I honestly believe depression would be a lot less common if we continuously gave thanks. The brain cannot dwell on positive and negative thoughts at the same time. If we replace negative thoughts with positive thoughts, then a change will occur in our mind. Choices and thoughts form physical pathways in our brain that grow bigger and stronger with repetition (habits). Our brain can actually be changed by following a different choice of action (in that way, 2 Cor 5:17 is a reality when it says Christ can make us a new creation. Our brain chemistry can actually be changed). Complainers are seldom happy. Give thanks instead!

I remember the story of a minister who visited a woman who was filled with depression. He thought the act of thanksgiving would help her, so he asked her to list some things she was thankful for. Her condition had gotten so bad that she couldn’t think of anything! So then he asked her if she was thankful for her toothbrush. Yes, she was (even though she thought it was silly). But starting from there, she was able to start listing things she was thankful for, and as a result her attitude was completely changed. She became free from her depression because of her expression of gratitude.

Even if we don’t feel like it, expressing gratitude can change us so that we are truly thankful. As an exercise, speak only positive words for the next two weeks. No critical speaking of anyone or anything. It will make a difference.


3) This lifestyle is an excellent witness. Who do you thank when you give thanks? Ultimately, our thankfulness is towards God. Thankfulness cannot exist alone, it must be expressed to someone else. When you’re with friends, express thanks. “I’m thankful for the weather today.” “I’m so thankful for learning this…” Perhaps your friends will wonder, “Thankful to whom?” To God. Yes, I believe in a God who loves me, and I tell Him thanks.


So, to conclude with this quote a friend of mine posted on her Facebook yesterday, “Thanksgiving Day is a jewel, to set in the hearts of honest men; but be careful that you do not take the day, and leave out the gratitude.” – E.P. Powell


Scripture taken from the New King James Version. Copyright © 1982 by Thomas Nelson,
Inc. Used by permission. All rights reserved.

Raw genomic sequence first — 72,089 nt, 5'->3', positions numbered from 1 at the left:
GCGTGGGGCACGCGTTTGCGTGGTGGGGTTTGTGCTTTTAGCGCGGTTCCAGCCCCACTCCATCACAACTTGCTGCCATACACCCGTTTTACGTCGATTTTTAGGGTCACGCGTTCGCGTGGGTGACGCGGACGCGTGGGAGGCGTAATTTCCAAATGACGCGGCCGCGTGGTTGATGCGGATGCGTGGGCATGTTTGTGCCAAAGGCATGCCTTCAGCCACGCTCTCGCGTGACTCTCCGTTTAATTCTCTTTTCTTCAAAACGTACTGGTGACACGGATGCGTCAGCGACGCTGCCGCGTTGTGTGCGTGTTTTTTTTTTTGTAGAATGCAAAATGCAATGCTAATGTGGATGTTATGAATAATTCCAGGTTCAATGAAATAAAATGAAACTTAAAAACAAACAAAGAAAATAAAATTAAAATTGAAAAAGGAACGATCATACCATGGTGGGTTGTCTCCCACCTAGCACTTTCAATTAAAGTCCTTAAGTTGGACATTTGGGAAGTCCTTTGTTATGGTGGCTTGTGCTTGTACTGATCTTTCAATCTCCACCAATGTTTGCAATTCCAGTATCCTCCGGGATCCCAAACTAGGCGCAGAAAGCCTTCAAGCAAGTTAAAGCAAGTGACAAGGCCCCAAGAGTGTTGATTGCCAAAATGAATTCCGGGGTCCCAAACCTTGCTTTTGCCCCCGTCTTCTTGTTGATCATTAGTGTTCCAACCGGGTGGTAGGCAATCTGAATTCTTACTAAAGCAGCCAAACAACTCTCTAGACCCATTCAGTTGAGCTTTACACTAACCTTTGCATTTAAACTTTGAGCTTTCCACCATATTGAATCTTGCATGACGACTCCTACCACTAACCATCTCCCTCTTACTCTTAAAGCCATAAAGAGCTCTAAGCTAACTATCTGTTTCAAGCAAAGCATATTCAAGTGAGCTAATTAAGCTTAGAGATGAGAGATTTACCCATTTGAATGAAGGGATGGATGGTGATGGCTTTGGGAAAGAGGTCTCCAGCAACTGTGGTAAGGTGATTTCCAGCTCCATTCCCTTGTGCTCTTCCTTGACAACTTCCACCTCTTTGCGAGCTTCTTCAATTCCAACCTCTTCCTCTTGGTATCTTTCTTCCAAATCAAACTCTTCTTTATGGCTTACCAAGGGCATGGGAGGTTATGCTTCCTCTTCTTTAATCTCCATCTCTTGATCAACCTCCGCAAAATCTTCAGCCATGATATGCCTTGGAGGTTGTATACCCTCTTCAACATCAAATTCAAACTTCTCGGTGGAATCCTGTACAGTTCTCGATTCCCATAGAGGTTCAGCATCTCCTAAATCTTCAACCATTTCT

I’m very good at forgetting things, losing things, or breaking things. For example, this past year I’ve: lost three water bottles (got it back the last time), forgot my camera in a restaurant after GYC and forever lost it, lost two USB sticks, lost important music for a summer trip, locked myself out of my car twice (once while it was running), dropped my computer and broke the hard drive (my second lost hard drive in just over a year), and left my phone on the roof of my car and drove off and lost it.

That’s not an exhaustive list. I don’t know why I do these things. I don’t consider myself to be dumb or incapable. I’ve started keeping a ToDo list and writing a schedule for myself. That’s helped a little, as it has relieved some of the mental stress of trying to keep track of everything. But even then I still do stuff like this and it drives me crazy. I’m ashamed of it but it seems there’s really nothing I can do about it but live with the consequences of my random mishaps. It’s frustrating and humbling to have to mention what I did to someone else, or to hear someone mention it.

Part of the reason I haven’t been updating my blog is because I haven’t been able to use my computer. I had a post-it note on my desktop with a list of all the blog topics I was interested in writing about. Now that I use computer labs, I don’t want to put forth the effort remembering topics and taking the time to write about them.

I guess it’s part of life that I have to learn to deal with it. Any suggestions?